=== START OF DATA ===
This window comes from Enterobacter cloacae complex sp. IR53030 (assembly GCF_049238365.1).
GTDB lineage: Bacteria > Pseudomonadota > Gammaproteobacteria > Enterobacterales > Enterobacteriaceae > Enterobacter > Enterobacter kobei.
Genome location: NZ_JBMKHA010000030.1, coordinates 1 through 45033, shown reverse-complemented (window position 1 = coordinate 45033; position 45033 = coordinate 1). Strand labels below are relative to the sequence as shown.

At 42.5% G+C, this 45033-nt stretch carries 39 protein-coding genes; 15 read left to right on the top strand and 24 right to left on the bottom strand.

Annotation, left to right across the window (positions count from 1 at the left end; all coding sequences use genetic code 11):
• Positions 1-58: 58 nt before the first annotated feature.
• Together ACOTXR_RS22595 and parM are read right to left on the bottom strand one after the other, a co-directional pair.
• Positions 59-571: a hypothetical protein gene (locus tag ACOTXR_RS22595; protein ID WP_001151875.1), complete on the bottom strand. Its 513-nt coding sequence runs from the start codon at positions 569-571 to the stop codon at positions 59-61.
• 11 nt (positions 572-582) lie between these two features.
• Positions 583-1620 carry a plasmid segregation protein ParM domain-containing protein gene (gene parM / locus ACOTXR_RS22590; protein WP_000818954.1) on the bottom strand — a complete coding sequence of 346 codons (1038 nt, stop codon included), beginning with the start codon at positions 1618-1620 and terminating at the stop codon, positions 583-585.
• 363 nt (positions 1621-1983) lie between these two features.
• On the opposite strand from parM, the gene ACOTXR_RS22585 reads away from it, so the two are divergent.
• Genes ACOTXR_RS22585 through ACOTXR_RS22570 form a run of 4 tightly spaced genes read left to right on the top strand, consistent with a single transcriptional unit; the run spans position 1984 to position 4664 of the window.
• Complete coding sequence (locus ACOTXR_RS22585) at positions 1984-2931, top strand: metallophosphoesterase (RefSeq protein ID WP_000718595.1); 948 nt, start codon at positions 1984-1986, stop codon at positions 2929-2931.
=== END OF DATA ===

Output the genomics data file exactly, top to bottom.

This window comes from Enterobacter cloacae complex sp. IR53030 (assembly GCF_049238365.1).
GTDB lineage: Bacteria > Pseudomonadota > Gammaproteobacteria > Enterobacterales > Enterobacteriaceae > Enterobacter > Enterobacter kobei.
Genome location: NZ_JBMKHA010000030.1, coordinates 1 through 45033, shown reverse-complemented (window position 1 = coordinate 45033; position 45033 = coordinate 1). Strand labels below are relative to the sequence as shown.

At 42.5% G+C, this 45033-nt stretch carries 39 protein-coding genes; 15 read left to right on the top strand and 24 right to left on the bottom strand.

Annotation, left to right across the window (positions count from 1 at the left end; all coding sequences use genetic code 11):
• Positions 1-58: 58 nt before the first annotated feature.
• Together ACOTXR_RS22595 and parM are read right to left on the bottom strand one after the other, a co-directional pair.
• Positions 59-571: a hypothetical protein gene (locus tag ACOTXR_RS22595; protein ID WP_001151875.1), complete on the bottom strand. Its 513-nt coding sequence runs from the start codon at positions 569-571 to the stop codon at positions 59-61.
• 11 nt (positions 572-582) lie between these two features.
• Positions 583-1620 carry a plasmid segregation protein ParM domain-containing protein gene (gene parM / locus ACOTXR_RS22590; protein WP_000818954.1) on the bottom strand — a complete coding sequence of 346 codons (1038 nt, stop codon included), beginning with the start codon at positions 1618-1620 and terminating at the stop codon, positions 583-585.
• 363 nt (positions 1621-1983) lie between these two features.
• On the opposite strand from parM, the gene ACOTXR_RS22585 reads away from it, so the two are divergent.
• Genes ACOTXR_RS22585 through ACOTXR_RS22570 form a run of 4 tightly spaced genes read left to right on the top strand, consistent with a single transcriptional unit; the run spans position 1984 to position 4664 of the window.
• Complete coding sequence (locus ACOTXR_RS22585) at positions 1984-2931, top strand: metallophosphoesterase (RefSeq protein ID WP_000718595.1); 948 nt, start codon at positions 1984-1986, stop codon at positions 2929-2931.